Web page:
31cSFNuQF2L._BO1,204,203,200_The last name Potter is a magnificent choice, alluding perhaps to a potter’s field where the unclaimed are buried, touching on the commonality of all humans to one another. And just as strong is the association with pottery. Without the invention of pottery and the making of pots by potters, early peoples would not have been able to store water or seeds or grains or other foods. Pots sealed and protected a tribe’s food for the winter: food without which they could not survive. So the potter was a very, very important contributor to a tribe’s survival, growth, and prosperity.

Finally, there’s the TA-dum TA-dum sound of Harry Potter’s name. HAR-ry POT-ter. In poetry, a TA-dum foot is a trochee. The most common stress in the English language is iambic: ta-DUM ta-DUM. Shakespeare’s plays are written in iambic pentameter, for example. The trochee is less common, though it’s used a lot in children’s rhymes, and William Blake used it (TYger TYger BURning BRIGHT). I’ve always thought the trochee, in small amounts, a very strong and memorable beat — which is another reason why I love the name Harry Potter. Many English names are trochee names, but not all of them are two-trochee names. Jack RY-an is a one-trochee name and lacks the double-punch of HAR-ry POT-ter.

daniel-craig-james-bondBut trochee names just won’t do for some authors. I find it deliciously humorous that so many macho heroes of Anglo-Saxon origin have both a one-syllable first name and a one-syllable last name. To a macho hero, anything more than one syllable is just froufrou. Bond. James Bond. This name really connotes: I. Mean. Business.

Then there’s Clive Cussler’s action hero, Dirk Pitt. A dirk is a dagger, so we get connotations of steel and deadliness, as well as phallic connotations. A pit is bottomless and deadly. Both the word “dirk” and the word “pitt” end in a plosive (a consonant in which the air flow is interrupted, as in p, t, k). Words that end in plosives sound abrupt. Final. All readings of the name Dirk Pitt lead to one conclusion: Do Not Mess With!

There’s a lot to naming a character in fiction, and for any writer it’s worth the time spent thinking about the sound of names, the beat of names, and the associations attached to names.

Woman Yes, Girl No

Equal Rights 1970 March (Public Domain)Although we were young, in our teens and twenties, we were not girls. We were women — young women who felt and understood the gross inequality between the sexes, with women required to perform the mind-numbing drudgery of cooking, cleaning, shopping, laundry, and care-giving, practically from cradle to grave. And even when we were able to land jobs outside the home, we were paid half the wages men were and treated with condescension.

WLM-picture-of-logoDuring this, Women’s History Month, with International Women’s Day approaching, it’s good to remember our struggle. We never asked for “girls’ liberation,” nor “ladies’ liberation,” either. Girls were adolescent females and their liberation would come when ours did, as a result of our struggles. Ladies were a fiction, some unreal ruling class standard of behavior that reduced women to their social manners. Ladies’ liberation would never arrive, because in a world where people have equality, nobody would choose to restrict his or her behavior to that of a helpless “lady.”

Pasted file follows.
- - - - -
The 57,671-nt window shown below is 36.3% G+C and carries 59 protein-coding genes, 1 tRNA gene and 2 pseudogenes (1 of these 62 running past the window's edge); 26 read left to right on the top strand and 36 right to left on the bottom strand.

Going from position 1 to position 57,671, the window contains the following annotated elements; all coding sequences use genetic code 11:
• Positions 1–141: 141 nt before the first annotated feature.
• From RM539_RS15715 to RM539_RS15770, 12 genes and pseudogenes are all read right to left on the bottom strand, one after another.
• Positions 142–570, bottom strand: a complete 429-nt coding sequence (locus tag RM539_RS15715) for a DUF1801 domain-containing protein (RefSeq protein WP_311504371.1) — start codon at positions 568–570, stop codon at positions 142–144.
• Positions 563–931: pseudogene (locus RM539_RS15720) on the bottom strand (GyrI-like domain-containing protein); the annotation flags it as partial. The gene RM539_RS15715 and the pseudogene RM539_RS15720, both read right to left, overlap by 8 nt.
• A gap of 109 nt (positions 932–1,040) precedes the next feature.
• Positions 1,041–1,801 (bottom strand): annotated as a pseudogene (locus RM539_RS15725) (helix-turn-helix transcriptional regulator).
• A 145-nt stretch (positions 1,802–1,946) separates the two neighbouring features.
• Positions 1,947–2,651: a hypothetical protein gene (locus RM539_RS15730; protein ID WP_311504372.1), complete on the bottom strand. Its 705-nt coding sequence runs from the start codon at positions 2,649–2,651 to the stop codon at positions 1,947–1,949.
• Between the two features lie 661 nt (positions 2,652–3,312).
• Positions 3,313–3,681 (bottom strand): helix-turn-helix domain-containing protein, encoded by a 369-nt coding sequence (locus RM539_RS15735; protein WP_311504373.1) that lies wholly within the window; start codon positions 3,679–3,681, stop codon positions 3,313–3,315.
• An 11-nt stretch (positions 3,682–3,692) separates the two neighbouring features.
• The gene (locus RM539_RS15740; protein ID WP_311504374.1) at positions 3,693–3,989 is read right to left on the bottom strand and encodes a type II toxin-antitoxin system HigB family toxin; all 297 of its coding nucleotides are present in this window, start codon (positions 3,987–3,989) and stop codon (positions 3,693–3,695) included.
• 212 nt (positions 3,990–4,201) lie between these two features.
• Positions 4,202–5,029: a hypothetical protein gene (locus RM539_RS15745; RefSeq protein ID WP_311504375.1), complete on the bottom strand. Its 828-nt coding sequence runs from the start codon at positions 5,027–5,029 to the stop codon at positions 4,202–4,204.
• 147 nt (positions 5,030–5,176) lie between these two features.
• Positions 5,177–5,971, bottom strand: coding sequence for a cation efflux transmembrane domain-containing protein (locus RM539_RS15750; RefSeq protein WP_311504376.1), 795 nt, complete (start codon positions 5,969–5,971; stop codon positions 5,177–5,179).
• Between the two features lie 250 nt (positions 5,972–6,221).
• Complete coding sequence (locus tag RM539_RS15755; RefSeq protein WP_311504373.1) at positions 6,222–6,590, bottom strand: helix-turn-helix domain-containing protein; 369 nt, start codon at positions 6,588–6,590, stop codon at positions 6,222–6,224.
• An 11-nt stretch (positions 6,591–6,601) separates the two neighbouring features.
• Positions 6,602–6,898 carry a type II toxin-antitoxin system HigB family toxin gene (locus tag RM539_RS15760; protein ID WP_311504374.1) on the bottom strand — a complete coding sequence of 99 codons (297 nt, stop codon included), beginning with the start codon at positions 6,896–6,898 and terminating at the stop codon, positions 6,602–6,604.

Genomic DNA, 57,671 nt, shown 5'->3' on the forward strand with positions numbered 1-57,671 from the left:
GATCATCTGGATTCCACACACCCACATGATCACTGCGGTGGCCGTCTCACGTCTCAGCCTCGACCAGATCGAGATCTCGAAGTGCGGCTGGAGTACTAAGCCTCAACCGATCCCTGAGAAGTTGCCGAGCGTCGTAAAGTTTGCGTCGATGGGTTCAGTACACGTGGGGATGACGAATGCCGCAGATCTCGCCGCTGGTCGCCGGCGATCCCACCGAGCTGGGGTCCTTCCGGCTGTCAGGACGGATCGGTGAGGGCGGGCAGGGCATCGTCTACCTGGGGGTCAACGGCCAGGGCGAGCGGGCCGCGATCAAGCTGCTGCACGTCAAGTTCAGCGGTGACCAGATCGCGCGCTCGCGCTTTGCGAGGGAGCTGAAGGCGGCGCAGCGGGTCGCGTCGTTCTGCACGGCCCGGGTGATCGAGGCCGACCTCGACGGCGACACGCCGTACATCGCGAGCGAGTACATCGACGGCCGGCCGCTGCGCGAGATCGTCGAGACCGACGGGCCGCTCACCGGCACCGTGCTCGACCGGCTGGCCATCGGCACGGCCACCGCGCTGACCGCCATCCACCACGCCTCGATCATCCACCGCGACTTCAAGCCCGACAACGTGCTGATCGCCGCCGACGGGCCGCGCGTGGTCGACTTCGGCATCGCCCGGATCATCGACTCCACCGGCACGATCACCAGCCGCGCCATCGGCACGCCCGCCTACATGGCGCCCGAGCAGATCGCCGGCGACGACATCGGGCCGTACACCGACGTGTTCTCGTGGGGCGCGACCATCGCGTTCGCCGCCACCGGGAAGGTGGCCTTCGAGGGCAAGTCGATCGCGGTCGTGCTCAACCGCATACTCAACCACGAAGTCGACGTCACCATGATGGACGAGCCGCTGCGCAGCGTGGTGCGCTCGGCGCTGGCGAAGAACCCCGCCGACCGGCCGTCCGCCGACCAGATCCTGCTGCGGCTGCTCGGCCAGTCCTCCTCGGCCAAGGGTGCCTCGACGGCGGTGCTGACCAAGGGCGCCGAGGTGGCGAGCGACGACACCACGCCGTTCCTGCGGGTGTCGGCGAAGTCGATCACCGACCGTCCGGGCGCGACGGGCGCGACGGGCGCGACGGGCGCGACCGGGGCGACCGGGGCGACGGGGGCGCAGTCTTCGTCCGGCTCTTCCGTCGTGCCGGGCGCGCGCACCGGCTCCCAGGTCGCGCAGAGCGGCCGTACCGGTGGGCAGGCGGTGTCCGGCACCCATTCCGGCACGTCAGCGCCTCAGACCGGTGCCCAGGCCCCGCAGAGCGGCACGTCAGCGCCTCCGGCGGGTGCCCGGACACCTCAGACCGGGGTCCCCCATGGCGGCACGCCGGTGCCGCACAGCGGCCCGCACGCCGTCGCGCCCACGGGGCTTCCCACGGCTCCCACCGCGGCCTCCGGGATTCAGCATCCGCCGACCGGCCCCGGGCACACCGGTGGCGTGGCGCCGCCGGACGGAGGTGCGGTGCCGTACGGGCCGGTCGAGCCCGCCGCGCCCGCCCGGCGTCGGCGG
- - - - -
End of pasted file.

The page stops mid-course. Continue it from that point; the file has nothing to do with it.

For a while, women’s liberation was in the news and in people’s consciousness. But without a fundamental change in society, backsliding is inevitable. Those with privileges wangle things so they can retain their privileges. And public consciousness, fueled by movies, television, and advertising, couldn’t let go of the notion that “girl” was the appropriate word for an adult female.

B465_DontCallMeGirlSome avoid “woman” because it’s too powerful a word. Others think that only “girl” connotes fun, adventure, youth, and sexiness. Some think they want to be called “lady” because that term implies respect. Others think that “lady” is something better than a woman.

Well, there’s nothing better than a woman. During this, Women’s History Month, it’s wise for every woman to think about what she is, especially in relationship to children, adolescents, and adults of the other sex. When I was teaching college, the question of sexual equality was a hot topic of the day. Looking back on those days, I recently wrote a poem about how my students responded to the issue.

        Equivalency Tests

        Writing boy on the blackboard
        I ask my students, thirty
        college freshmen, the female
        equivalent. Girl, they all
        reply, wondering where this
        might be going. Next I write
        gentleman and ask the same
        question. Slower responses,
        and fewer, but they call it
        right: lady. I write man and
        look at them.

        Total silence.

        Finally, a hesitant,
        questioning response — woman?

        Confused, unsure, they have come
        to immaturity in
        a world which has never taught
        there’s a female parallel
        of man.

        They are too staggered
        to even think the thought, too
        stunned to use the even word

(For more poems such as this one, see Crossing the Skyway.)